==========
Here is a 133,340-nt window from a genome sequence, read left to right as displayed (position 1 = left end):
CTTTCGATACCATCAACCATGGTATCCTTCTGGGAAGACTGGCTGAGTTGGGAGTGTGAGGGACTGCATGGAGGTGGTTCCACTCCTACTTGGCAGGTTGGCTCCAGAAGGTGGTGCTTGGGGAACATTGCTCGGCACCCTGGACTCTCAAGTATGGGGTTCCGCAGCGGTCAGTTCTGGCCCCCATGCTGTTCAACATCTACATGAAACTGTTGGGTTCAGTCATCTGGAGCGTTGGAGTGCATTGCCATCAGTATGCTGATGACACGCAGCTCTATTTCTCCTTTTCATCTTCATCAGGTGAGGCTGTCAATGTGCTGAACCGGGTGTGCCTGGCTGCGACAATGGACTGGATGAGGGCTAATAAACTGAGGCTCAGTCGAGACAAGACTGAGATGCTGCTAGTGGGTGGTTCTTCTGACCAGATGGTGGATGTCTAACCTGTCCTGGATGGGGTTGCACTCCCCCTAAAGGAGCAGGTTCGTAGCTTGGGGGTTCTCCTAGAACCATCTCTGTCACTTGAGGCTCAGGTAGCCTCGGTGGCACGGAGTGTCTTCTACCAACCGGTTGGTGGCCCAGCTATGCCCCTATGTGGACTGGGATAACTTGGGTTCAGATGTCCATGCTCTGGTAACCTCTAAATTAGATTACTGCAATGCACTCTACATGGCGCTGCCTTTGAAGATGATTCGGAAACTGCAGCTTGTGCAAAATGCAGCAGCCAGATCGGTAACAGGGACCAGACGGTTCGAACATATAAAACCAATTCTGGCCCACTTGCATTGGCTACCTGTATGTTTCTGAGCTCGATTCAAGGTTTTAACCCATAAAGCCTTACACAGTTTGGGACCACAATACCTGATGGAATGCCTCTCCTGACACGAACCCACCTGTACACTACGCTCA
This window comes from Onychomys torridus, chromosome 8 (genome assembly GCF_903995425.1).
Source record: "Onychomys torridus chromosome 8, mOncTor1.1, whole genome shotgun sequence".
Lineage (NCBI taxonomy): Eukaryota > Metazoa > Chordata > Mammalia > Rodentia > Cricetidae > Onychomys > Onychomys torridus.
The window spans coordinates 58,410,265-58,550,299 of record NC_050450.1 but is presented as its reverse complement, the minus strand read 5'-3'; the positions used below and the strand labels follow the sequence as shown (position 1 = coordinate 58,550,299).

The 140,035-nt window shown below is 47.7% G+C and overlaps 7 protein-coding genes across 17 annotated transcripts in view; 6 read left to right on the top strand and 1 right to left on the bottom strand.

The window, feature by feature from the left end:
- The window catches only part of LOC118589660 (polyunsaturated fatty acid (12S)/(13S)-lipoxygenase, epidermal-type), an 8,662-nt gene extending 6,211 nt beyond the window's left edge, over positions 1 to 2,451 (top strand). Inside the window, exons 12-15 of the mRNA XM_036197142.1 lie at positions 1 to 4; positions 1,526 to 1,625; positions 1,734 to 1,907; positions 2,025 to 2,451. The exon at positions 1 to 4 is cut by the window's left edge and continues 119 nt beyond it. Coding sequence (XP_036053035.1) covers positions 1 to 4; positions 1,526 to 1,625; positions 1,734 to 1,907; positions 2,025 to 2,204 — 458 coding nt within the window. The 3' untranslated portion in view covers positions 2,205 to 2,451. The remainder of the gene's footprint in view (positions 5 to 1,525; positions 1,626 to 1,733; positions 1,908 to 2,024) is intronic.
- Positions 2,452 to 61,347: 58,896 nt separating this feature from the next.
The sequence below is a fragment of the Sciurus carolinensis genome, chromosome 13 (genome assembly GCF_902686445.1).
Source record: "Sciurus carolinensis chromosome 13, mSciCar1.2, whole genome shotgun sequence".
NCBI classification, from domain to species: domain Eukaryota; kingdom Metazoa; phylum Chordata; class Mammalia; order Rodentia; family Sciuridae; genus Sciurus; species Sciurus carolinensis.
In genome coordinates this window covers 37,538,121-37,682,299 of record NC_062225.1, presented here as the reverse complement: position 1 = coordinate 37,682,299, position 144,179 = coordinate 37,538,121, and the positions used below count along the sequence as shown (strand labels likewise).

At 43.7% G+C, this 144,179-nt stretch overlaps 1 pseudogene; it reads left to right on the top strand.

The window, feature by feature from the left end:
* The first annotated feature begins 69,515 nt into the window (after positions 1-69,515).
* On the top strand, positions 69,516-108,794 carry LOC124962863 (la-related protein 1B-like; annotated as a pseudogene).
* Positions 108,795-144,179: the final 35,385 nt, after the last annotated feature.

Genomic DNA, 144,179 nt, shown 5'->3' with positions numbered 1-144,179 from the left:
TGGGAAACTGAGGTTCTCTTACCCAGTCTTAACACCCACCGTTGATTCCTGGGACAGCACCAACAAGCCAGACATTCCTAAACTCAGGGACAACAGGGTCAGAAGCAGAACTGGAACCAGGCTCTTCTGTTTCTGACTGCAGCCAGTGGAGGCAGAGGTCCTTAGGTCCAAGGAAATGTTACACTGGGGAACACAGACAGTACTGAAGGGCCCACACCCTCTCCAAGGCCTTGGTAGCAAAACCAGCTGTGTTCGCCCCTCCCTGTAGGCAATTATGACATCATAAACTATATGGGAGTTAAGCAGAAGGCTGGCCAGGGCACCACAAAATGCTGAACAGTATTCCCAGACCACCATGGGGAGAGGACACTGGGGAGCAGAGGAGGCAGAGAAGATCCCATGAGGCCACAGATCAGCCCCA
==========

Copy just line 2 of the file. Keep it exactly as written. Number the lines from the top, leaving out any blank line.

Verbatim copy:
CTTTCGATACCATCAACCATGGTATCCTTCTGGGAAGACTGGCTGAGTTGGGAGTGTGAGGGACTGCATGGAGGTGGTTCCACTCCTACTTGGCAGGTTGGCTCCAGAAGGTGGTGCTTGGGGAACATTGCTCGGCACCCTGGACTCTCAAGTATGGGGTTCCGCAGCGGTCAGTTCTGGCCCCCATGCTGTTCAACATCTACATGAAACTGTTGGGTTCAGTCATCTGGAGCGTTGGAGTGCATTGCCATCAGTATGCTGATGACACGCAGCTCTATTTCTCCTTTTCATCTTCATCAGGTGAGGCTGTCAATGTGCTGAACCGGGTGTGCCTGGCTGCGACAATGGACTGGATGAGGGCTAATAAACTGAGGCTCAGTCGAGACAAGACTGAGATGCTGCTAGTGGGTGGTTCTTCTGACCAGATGGTGGATGTCTAACCTGTCCTGGATGGGGTTGCACTCCCCCTAAAGGAGCAGGTTCGTAGCTTGGGGGTTCTCCTAGAACCATCTCTGTCACTTGAGGCTCAGGTAGCCTCGGTGGCACGGAGTGTCTTCTACCAACCGGTTGGTGGCCCAGCTATGCCCCTATGTGGACTGGGATAACTTGGGTTCAGATGTCCATGCTCTGGTAACCTCTAAATTAGATTACTGCAATGCACTCTACATGGCGCTGCCTTTGAAGATGATTCGGAAACTGCAGCTTGTGCAAAATGCAGCAGCCAGATCGGTAACAGGGACCAGACGGTTCGAACATATAAAACCAATTCTGGCCCACTTGCATTGGCTACCTGTATGTTTCTGAGCTCGATTCAAGGTTTTAACCCATAAAGCCTTACACAGTTTGGGACCACAATACCTGATGGAATGCCTCTCCTGACACGAACCCACCTGTACACTACGCTCA